I was zooming in and out of this fire picture I made and realized that it had so many shapes and forms hidden within that I decided to make a little movie out of it. Then, given the problems with copyrights I also wrote a small tune for it. Here it is:
I’ve been intrigued by the shapes and forms smoke makes as I have written about before. This time I was inspired by Michael (DaddyO) over at dgrin to look closer at fire. It turns out to be just like smoke photography with a lot of wonderful forms and shapes hidden in the warmth.
The technique though is quite different, here exposure is quite difficult. You want the warmth and dynamic range of the fire while still keeping the sharpness and depth. So, small aperture and short exposure time…only variable left is ISO. Still, you may not have to go that high with your ISO and still get good pictures with little or no noise in them.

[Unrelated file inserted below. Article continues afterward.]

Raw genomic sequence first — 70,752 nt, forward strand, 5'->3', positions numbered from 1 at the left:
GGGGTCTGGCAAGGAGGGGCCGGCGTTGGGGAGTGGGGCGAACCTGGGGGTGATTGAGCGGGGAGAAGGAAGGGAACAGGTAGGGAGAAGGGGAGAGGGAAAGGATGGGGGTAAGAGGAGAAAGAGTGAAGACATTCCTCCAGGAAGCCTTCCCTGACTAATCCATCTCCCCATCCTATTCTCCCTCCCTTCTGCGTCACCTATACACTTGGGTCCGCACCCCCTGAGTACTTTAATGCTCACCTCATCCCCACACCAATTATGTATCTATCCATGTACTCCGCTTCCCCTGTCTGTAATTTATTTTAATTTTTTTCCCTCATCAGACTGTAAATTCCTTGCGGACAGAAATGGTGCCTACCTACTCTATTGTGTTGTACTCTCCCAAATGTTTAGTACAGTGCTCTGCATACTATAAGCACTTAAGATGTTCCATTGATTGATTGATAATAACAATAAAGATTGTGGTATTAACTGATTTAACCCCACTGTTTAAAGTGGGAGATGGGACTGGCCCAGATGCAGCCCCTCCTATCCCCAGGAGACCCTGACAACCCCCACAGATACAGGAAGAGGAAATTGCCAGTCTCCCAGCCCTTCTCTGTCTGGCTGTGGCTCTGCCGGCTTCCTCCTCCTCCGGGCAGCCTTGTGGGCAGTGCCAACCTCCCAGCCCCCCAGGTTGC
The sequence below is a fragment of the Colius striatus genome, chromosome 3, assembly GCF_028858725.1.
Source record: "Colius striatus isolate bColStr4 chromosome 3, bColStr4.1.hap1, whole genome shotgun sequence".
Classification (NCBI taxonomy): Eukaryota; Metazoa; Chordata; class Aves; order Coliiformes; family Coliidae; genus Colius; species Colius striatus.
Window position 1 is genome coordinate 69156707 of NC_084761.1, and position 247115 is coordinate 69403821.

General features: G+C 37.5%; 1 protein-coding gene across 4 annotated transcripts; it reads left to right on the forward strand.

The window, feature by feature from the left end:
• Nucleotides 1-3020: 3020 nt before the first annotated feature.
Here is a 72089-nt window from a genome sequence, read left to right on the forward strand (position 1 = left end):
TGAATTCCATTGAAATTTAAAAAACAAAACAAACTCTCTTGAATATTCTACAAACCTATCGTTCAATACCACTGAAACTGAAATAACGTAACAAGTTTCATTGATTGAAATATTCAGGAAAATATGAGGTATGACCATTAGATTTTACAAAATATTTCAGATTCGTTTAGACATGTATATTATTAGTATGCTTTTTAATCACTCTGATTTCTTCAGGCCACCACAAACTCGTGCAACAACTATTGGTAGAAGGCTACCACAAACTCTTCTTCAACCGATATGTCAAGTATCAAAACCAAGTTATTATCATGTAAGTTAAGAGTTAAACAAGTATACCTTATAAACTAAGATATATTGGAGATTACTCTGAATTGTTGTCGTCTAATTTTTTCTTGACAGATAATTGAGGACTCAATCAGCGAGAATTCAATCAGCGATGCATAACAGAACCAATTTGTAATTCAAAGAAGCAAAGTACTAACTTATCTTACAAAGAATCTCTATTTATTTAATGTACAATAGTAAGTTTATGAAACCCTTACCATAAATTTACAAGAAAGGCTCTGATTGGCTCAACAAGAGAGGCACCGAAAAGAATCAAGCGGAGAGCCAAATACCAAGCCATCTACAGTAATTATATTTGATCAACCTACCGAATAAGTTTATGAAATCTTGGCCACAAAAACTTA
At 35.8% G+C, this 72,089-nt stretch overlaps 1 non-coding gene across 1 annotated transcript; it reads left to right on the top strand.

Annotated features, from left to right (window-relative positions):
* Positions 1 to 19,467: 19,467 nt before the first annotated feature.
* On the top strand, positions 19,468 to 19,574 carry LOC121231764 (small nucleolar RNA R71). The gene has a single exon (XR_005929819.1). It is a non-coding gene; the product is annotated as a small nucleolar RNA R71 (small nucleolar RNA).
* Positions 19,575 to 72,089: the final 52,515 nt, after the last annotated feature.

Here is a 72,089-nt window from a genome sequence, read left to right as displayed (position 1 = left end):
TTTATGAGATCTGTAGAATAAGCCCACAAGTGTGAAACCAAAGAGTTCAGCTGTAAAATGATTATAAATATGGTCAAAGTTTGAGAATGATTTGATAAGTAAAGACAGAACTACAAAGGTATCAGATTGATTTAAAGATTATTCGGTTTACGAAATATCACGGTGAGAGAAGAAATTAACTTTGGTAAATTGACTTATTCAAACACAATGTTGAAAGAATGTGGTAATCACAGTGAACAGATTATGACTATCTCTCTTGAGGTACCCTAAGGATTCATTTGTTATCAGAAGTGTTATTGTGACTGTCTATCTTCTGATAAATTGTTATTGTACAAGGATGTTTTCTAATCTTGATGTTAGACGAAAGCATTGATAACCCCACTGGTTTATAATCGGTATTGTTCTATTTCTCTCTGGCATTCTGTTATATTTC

The editing part is fun and, at the same time, frustrating. I often tend to rotate the picture for a while to find the shapes I want. Then, quite often, mirror it to get the final shape I want. There is something disturbing with a perfectly mirrored image so in the end I usually remove, or change, something in the picture to get some asymmetry. Come to think of it, I always do that 🙂
Back to the topic: Is fire abstract? I think it is. Although you as the photographer may have a clear idea of what your final picture represents it is very likely that the observer may see something completely different. If anything.
Last thing them, how to get good, voluminous, fire to shoot? The above picture was taken of a human fire breather (before editing). I was so intrigued by the pictures I got that I read up on fire breathing thinking that I could do it myself…It turns out to be quite dangerous. There are of course other ways to get the fire shots – but I’m not giving lessons on that.